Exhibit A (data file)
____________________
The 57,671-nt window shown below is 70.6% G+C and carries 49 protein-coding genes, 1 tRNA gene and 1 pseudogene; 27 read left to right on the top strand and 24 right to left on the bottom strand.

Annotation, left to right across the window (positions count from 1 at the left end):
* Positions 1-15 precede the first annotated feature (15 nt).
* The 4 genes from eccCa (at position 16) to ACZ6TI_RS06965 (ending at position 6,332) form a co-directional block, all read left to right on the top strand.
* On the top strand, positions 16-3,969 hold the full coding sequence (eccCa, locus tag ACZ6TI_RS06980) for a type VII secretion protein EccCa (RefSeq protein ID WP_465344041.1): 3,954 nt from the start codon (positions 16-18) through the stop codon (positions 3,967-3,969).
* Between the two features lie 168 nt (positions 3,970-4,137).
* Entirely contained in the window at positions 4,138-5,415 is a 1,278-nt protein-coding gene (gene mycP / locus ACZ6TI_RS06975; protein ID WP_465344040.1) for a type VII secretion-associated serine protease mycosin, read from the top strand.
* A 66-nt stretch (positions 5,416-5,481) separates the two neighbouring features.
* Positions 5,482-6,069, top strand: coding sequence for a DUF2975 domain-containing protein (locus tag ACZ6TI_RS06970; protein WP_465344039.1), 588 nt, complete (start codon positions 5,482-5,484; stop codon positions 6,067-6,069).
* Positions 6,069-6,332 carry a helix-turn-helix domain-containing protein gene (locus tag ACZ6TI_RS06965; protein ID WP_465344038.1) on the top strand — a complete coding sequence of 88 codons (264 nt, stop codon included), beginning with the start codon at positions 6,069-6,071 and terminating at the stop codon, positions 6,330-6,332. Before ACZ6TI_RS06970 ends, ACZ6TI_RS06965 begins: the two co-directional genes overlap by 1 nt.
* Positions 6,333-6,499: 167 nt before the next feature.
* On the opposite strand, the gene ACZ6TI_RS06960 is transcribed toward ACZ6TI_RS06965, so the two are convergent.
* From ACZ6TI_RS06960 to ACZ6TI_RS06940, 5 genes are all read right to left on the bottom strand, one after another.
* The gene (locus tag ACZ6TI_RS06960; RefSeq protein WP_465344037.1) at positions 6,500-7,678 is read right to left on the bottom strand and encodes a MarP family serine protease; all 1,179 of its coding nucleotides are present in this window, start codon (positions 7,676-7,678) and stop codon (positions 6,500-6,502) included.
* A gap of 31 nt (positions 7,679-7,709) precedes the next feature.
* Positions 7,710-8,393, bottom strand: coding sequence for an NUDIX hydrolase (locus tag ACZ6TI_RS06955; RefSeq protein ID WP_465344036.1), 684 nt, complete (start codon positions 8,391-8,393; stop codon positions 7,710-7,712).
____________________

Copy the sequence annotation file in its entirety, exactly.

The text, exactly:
The 57,671-nt window shown below is 70.6% G+C and carries 49 protein-coding genes, 1 tRNA gene and 1 pseudogene; 27 read left to right on the top strand and 24 right to left on the bottom strand.

Annotation, left to right across the window (positions count from 1 at the left end):
* Positions 1-15 precede the first annotated feature (15 nt).
* The 4 genes from eccCa (at position 16) to ACZ6TI_RS06965 (ending at position 6,332) form a co-directional block, all read left to right on the top strand.
* On the top strand, positions 16-3,969 hold the full coding sequence (eccCa, locus tag ACZ6TI_RS06980) for a type VII secretion protein EccCa (RefSeq protein ID WP_465344041.1): 3,954 nt from the start codon (positions 16-18) through the stop codon (positions 3,967-3,969).
* Between the two features lie 168 nt (positions 3,970-4,137).
* Entirely contained in the window at positions 4,138-5,415 is a 1,278-nt protein-coding gene (gene mycP / locus ACZ6TI_RS06975; protein ID WP_465344040.1) for a type VII secretion-associated serine protease mycosin, read from the top strand.
* A 66-nt stretch (positions 5,416-5,481) separates the two neighbouring features.
* Positions 5,482-6,069, top strand: coding sequence for a DUF2975 domain-containing protein (locus tag ACZ6TI_RS06970; protein WP_465344039.1), 588 nt, complete (start codon positions 5,482-5,484; stop codon positions 6,067-6,069).
* Positions 6,069-6,332 carry a helix-turn-helix domain-containing protein gene (locus tag ACZ6TI_RS06965; protein ID WP_465344038.1) on the top strand — a complete coding sequence of 88 codons (264 nt, stop codon included), beginning with the start codon at positions 6,069-6,071 and terminating at the stop codon, positions 6,330-6,332. Before ACZ6TI_RS06970 ends, ACZ6TI_RS06965 begins: the two co-directional genes overlap by 1 nt.
* Positions 6,333-6,499: 167 nt before the next feature.
* On the opposite strand, the gene ACZ6TI_RS06960 is transcribed toward ACZ6TI_RS06965, so the two are convergent.
* From ACZ6TI_RS06960 to ACZ6TI_RS06940, 5 genes are all read right to left on the bottom strand, one after another.
* The gene (locus tag ACZ6TI_RS06960; RefSeq protein WP_465344037.1) at positions 6,500-7,678 is read right to left on the bottom strand and encodes a MarP family serine protease; all 1,179 of its coding nucleotides are present in this window, start codon (positions 7,676-7,678) and stop codon (positions 6,500-6,502) included.
* A gap of 31 nt (positions 7,679-7,709) precedes the next feature.
* Positions 7,710-8,393, bottom strand: coding sequence for an NUDIX hydrolase (locus tag ACZ6TI_RS06955; RefSeq protein ID WP_465344036.1), 684 nt, complete (start codon positions 8,391-8,393; stop codon positions 7,710-7,712).